Dear Heidi: Where did the idea for a tablecloth come from? How has its meaning/significance evolved?



When was the last time you used a tablecloth?


Perhaps it was during the holidays, and you pulled out the tablecloth that’s been in your family for years, or you used something more casual for pizza and game night. I have a cupboard full of tablecloths that my mother gave me when I was “on my own,” including some my grandmother handmade. Frankly, I don’t use them much anymore, but I do find their history fascinating!


Turns out, tablecloths have been around since the days of the emperors in Rome.


In the Middle Ages, the nobility’s dining tables were not stationary, they were boards set or laid on trestles, and removed after dinner. Cloths were set to cover the boards and to reflect the wealth and status of the host. If a nobleman’s table was covered with fine linen, and if servants were at the table, an extra small cloth was placed at the nobleman’s setting to set him apart.


One of the biggest insults at this time was for a wrathful knight to use his sword to slice through the tablecloth in front of, or on either side of, another knight’s place setting—thus, “cutting him off” from the other diners. Such public humiliation was met with a fierce vendetta and would often result in a bloody feud.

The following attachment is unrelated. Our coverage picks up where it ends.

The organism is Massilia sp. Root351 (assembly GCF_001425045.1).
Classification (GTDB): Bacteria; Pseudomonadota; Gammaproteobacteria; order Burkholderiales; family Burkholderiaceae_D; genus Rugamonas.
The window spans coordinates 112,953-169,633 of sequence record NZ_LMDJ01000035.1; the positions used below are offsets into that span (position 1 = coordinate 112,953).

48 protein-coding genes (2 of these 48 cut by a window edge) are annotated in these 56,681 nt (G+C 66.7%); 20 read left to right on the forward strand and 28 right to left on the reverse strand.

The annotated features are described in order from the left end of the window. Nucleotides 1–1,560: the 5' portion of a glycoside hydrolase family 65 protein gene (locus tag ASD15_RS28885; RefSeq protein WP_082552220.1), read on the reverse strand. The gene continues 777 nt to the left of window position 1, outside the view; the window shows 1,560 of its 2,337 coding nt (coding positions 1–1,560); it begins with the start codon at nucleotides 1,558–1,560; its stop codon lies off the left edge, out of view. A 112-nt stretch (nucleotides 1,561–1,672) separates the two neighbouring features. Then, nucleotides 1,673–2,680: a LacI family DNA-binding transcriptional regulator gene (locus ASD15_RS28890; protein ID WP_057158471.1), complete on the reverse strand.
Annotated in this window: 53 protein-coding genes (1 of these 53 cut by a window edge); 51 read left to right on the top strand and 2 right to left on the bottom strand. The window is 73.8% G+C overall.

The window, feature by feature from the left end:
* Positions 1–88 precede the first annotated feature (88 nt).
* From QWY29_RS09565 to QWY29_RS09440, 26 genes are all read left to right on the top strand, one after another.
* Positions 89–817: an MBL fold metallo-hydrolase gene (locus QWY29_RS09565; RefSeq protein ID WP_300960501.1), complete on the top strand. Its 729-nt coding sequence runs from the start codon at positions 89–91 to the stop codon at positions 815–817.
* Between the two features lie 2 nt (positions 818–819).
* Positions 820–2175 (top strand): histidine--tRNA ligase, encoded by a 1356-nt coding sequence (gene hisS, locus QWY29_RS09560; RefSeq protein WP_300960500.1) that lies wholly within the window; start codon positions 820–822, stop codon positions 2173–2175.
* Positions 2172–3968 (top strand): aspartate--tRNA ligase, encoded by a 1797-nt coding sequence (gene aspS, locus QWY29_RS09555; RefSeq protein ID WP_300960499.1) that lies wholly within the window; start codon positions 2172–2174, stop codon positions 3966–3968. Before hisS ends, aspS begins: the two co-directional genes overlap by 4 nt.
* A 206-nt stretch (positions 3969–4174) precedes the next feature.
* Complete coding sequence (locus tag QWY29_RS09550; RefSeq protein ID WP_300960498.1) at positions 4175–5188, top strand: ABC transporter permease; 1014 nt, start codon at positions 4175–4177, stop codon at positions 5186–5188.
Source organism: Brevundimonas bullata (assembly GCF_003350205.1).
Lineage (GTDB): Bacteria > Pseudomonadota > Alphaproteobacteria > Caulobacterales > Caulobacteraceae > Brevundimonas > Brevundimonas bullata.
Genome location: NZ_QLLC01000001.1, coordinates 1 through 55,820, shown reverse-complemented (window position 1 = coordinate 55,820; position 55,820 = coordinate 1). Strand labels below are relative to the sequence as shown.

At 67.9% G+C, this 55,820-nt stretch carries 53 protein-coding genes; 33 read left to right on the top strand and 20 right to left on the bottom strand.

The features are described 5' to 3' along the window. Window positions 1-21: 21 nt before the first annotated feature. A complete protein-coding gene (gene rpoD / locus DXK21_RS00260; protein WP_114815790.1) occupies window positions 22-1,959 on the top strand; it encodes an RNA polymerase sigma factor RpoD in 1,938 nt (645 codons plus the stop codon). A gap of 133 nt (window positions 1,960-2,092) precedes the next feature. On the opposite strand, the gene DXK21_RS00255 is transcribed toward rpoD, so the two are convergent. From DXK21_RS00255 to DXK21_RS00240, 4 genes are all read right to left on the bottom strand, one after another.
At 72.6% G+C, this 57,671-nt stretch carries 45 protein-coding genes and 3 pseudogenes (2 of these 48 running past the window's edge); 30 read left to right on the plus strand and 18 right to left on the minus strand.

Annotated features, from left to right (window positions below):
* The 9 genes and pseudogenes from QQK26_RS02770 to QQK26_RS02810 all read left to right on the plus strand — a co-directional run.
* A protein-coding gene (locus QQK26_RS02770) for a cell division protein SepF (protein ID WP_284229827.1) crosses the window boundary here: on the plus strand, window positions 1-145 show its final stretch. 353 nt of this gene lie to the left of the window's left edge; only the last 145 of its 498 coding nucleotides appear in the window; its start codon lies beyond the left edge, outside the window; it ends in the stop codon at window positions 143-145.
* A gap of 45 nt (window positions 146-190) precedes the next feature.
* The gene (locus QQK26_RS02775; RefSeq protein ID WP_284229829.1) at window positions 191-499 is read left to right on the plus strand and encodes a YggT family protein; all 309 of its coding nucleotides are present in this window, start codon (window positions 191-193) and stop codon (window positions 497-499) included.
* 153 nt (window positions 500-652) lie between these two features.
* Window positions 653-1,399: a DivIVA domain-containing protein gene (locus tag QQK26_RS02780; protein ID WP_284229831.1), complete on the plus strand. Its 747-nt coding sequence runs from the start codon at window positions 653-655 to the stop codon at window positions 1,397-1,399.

Tablecloths were almost always white, which also reflected your wealth. This indicated you had a home and staff big enough to properly launder and prepare your tablecloths. Others still could use tablecloths, but they were of lesser quality, and at times were used as a communal napkin of sorts. Diners would wipe their hands and knives (you brought your own) on the tablecloth—seen as an improvement from wiping hands and knives on pieces of bread that would then be thrown to dogs in the room at the end of dinner.


Thank goodness napkins evolved from here...we’ll save that story for another time.


As time evolved, tablecloths became family heirlooms and needed to be ironed with creases just so to further separate the mannered elite. Eventually everyone used tablecloths, not so much as a sign of wealth, but to protect a wooden table top.


Writing this has inspired me to pull out my collection of tablecloths and use them more often. If you’re lucky enough to have some family tablecloths, join me! If not, think about getting some (they do not have to be expensive, I’ve seen beautiful linens at antique and thrift shops), and start your own traditions.

I am not sure that I’ll get the creases just right, but hopefully my guests will appreciate the effort to make a meal a little bit more special. I just hope no one brings a sword!


(source: Visser, Margaret; The Rituals of Dinner, Canada: Penguin Books, 1991)

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